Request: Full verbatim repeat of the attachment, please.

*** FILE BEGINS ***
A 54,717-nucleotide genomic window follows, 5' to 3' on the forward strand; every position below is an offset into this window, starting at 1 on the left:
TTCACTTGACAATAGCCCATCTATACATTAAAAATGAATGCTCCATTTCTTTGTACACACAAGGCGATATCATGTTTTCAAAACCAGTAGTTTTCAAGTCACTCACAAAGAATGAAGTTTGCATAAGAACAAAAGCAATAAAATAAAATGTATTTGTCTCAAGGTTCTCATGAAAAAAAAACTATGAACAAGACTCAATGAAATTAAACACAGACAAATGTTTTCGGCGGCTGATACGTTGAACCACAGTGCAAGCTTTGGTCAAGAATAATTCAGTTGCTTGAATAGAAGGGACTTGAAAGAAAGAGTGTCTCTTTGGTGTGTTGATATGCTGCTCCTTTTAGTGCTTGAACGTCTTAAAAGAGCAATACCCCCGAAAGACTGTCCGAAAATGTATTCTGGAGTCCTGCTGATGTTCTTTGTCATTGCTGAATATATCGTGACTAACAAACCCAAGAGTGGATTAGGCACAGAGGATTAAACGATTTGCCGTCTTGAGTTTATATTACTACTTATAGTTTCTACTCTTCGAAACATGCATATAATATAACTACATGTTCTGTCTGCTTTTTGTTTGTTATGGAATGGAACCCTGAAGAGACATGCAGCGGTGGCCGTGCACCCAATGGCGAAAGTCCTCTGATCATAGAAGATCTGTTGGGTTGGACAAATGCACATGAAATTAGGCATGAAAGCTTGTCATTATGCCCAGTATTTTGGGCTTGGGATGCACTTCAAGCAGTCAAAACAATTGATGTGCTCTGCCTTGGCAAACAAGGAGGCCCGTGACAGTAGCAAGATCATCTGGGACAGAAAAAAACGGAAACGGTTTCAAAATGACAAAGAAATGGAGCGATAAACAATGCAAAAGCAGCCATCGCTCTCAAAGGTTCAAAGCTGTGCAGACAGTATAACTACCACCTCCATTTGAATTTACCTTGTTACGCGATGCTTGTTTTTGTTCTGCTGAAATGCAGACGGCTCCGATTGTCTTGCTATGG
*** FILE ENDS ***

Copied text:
A 54,717-nucleotide genomic window follows, 5' to 3' on the forward strand; every position below is an offset into this window, starting at 1 on the left:
TTCACTTGACAATAGCCCATCTATACATTAAAAATGAATGCTCCATTTCTTTGTACACACAAGGCGATATCATGTTTTCAAAACCAGTAGTTTTCAAGTCACTCACAAAGAATGAAGTTTGCATAAGAACAAAAGCAATAAAATAAAATGTATTTGTCTCAAGGTTCTCATGAAAAAAAAACTATGAACAAGACTCAATGAAATTAAACACAGACAAATGTTTTCGGCGGCTGATACGTTGAACCACAGTGCAAGCTTTGGTCAAGAATAATTCAGTTGCTTGAATAGAAGGGACTTGAAAGAAAGAGTGTCTCTTTGGTGTGTTGATATGCTGCTCCTTTTAGTGCTTGAACGTCTTAAAAGAGCAATACCCCCGAAAGACTGTCCGAAAATGTATTCTGGAGTCCTGCTGATGTTCTTTGTCATTGCTGAATATATCGTGACTAACAAACCCAAGAGTGGATTAGGCACAGAGGATTAAACGATTTGCCGTCTTGAGTTTATATTACTACTTATAGTTTCTACTCTTCGAAACATGCATATAATATAACTACATGTTCTGTCTGCTTTTTGTTTGTTATGGAATGGAACCCTGAAGAGACATGCAGCGGTGGCCGTGCACCCAATGGCGAAAGTCCTCTGATCATAGAAGATCTGTTGGGTTGGACAAATGCACATGAAATTAGGCATGAAAGCTTGTCATTATGCCCAGTATTTTGGGCTTGGGATGCACTTCAAGCAGTCAAAACAATTGATGTGCTCTGCCTTGGCAAACAAGGAGGCCCGTGACAGTAGCAAGATCATCTGGGACAGAAAAAAACGGAAACGGTTTCAAAATGACAAAGAAATGGAGCGATAAACAATGCAAAAGCAGCCATCGCTCTCAAAGGTTCAAAGCTGTGCAGACAGTATAACTACCACCTCCATTTGAATTTACCTTGTTACGCGATGCTTGTTTTTGTTCTGCTGAAATGCAGACGGCTCCGATTGTCTTGCTATGG